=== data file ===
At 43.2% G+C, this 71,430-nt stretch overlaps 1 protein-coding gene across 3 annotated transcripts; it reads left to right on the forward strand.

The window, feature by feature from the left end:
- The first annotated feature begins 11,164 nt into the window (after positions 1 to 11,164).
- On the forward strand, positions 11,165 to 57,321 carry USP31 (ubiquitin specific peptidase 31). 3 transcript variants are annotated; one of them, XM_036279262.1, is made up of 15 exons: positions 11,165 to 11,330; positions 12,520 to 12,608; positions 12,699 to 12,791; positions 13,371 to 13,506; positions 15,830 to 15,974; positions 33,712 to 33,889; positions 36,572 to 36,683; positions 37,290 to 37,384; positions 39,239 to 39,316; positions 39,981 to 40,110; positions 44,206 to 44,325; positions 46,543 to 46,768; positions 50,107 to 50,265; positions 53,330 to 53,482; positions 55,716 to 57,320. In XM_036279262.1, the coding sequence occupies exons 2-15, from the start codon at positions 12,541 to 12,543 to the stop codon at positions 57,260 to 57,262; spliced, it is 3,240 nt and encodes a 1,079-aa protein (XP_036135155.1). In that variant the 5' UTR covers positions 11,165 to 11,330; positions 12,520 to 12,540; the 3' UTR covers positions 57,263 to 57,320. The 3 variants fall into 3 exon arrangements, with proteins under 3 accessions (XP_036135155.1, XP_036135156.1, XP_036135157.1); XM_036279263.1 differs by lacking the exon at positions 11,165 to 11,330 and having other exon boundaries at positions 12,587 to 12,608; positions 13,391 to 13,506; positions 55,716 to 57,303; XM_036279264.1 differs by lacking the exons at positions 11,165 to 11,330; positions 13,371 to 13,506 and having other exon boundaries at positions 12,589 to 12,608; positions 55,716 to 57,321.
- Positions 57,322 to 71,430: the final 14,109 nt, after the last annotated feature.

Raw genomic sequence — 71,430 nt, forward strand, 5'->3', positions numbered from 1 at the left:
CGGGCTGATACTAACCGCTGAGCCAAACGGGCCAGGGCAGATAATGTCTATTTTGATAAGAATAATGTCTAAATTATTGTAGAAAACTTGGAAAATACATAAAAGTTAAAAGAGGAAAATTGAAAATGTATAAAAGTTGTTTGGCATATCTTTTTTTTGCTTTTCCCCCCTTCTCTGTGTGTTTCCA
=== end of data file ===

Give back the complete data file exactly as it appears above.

At 43.2% G+C, this 71,430-nt stretch overlaps 1 protein-coding gene across 3 annotated transcripts; it reads left to right on the forward strand.

The window, feature by feature from the left end:
- The first annotated feature begins 11,164 nt into the window (after positions 1 to 11,164).
- On the forward strand, positions 11,165 to 57,321 carry USP31 (ubiquitin specific peptidase 31). 3 transcript variants are annotated; one of them, XM_036279262.1, is made up of 15 exons: positions 11,165 to 11,330; positions 12,520 to 12,608; positions 12,699 to 12,791; positions 13,371 to 13,506; positions 15,830 to 15,974; positions 33,712 to 33,889; positions 36,572 to 36,683; positions 37,290 to 37,384; positions 39,239 to 39,316; positions 39,981 to 40,110; positions 44,206 to 44,325; positions 46,543 to 46,768; positions 50,107 to 50,265; positions 53,330 to 53,482; positions 55,716 to 57,320. In XM_036279262.1, the coding sequence occupies exons 2-15, from the start codon at positions 12,541 to 12,543 to the stop codon at positions 57,260 to 57,262; spliced, it is 3,240 nt and encodes a 1,079-aa protein (XP_036135155.1). In that variant the 5' UTR covers positions 11,165 to 11,330; positions 12,520 to 12,540; the 3' UTR covers positions 57,263 to 57,320. The 3 variants fall into 3 exon arrangements, with proteins under 3 accessions (XP_036135155.1, XP_036135156.1, XP_036135157.1); XM_036279263.1 differs by lacking the exon at positions 11,165 to 11,330 and having other exon boundaries at positions 12,587 to 12,608; positions 13,391 to 13,506; positions 55,716 to 57,303; XM_036279264.1 differs by lacking the exons at positions 11,165 to 11,330; positions 13,371 to 13,506 and having other exon boundaries at positions 12,589 to 12,608; positions 55,716 to 57,321.
- Positions 57,322 to 71,430: the final 14,109 nt, after the last annotated feature.

Raw genomic sequence — 71,430 nt, forward strand, 5'->3', positions numbered from 1 at the left:
CGGGCTGATACTAACCGCTGAGCCAAACGGGCCAGGGCAGATAATGTCTATTTTGATAAGAATAATGTCTAAATTATTGTAGAAAACTTGGAAAATACATAAAAGTTAAAAGAGGAAAATTGAAAATGTATAAAAGTTGTTTGGCATATCTTTTTTTTGCTTTTCCCCCCTTCTCTGTGTGTTTCCA